Inside-out Flower

An unusual native plant, Vancouveria hexandra, the inside-out flower, has a fascinating bloom.  It’s inside-out,  opposite, turned around and backwards.  Nature has played a curious trick.  Instead of blooming away from the stem, it appears to bloom towards the stem.  Another common name for this plant is duck’s foot, after the three-lobed leaves.  This deciduous perennial grows in moist or dry locations, but prefers the understory, making it perfect for the woodland or shade garden.  It reaches about 1 foot in height and spreads by rhizomes, taking the job as groundcover.  Inside-out flowers bloom from late spring to early summer.  This plant resembles its close relative, Epimedium.  To dig deeper into the world of native plants, check out these two fantastic sites: Washington Native Plant Society and Northwest Native Plant Guide, and then go on a hike!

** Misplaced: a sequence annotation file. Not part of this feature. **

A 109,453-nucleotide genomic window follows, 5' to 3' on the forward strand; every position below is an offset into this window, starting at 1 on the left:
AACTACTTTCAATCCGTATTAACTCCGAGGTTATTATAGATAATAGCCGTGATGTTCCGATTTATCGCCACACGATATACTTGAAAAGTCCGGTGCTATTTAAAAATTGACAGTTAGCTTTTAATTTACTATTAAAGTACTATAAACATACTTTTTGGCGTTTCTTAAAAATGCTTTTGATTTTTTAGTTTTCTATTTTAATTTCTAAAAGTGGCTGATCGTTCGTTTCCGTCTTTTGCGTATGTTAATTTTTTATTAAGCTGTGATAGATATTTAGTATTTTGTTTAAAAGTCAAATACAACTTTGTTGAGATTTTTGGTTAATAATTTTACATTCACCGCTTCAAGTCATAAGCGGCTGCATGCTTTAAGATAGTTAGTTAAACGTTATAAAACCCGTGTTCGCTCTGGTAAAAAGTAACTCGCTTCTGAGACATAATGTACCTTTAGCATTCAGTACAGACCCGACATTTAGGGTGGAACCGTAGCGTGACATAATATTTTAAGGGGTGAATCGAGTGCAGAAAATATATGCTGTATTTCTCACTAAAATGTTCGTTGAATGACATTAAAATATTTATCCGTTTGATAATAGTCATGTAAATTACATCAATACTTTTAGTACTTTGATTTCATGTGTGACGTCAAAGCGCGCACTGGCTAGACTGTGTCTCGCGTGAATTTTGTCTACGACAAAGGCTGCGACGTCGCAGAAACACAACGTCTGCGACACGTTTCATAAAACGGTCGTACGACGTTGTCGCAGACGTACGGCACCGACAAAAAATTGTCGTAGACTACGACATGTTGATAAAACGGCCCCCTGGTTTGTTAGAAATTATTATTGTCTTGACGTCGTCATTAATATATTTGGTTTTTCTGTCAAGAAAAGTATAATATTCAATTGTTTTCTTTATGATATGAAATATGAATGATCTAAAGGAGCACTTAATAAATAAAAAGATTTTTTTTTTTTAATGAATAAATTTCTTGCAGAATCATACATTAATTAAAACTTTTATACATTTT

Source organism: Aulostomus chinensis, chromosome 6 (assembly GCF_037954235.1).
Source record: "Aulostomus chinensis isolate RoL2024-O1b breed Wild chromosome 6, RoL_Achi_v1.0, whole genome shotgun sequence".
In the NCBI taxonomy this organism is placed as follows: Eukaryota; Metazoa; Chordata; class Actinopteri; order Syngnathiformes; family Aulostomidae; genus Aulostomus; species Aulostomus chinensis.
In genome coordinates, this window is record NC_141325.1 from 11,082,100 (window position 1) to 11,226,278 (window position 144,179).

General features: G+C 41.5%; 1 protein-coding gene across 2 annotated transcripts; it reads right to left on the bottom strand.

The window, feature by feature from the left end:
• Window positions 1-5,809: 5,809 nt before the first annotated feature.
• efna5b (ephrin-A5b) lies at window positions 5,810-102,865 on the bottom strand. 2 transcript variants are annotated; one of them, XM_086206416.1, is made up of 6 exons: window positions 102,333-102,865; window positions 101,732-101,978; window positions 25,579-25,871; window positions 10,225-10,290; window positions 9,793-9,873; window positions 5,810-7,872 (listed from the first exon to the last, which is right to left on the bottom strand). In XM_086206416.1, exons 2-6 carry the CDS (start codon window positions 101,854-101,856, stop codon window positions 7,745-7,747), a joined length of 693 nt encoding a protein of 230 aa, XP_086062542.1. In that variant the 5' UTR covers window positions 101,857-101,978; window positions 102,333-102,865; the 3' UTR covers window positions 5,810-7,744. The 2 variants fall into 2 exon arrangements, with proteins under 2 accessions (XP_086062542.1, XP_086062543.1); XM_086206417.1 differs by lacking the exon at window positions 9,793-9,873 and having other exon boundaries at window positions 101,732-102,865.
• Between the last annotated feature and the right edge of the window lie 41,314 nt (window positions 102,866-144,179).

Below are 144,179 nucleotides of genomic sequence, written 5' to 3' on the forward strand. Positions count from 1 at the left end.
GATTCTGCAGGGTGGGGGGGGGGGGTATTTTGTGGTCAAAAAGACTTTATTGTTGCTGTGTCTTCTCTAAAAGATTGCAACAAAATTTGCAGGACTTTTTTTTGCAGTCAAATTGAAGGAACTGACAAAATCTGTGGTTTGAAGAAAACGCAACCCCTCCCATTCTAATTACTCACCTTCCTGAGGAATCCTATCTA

Inside-out Flower

2 thoughts on “Inside-out Flower

  1. I love our delicate native woodland plants. A season or so from now, when my ‘bones’ and moss garden are more established, it’s going to be time to start “decorating” my foresty clearing with Vancouveria, Trillium, and False Solomon’s Seal–very pretty, and love the photo!

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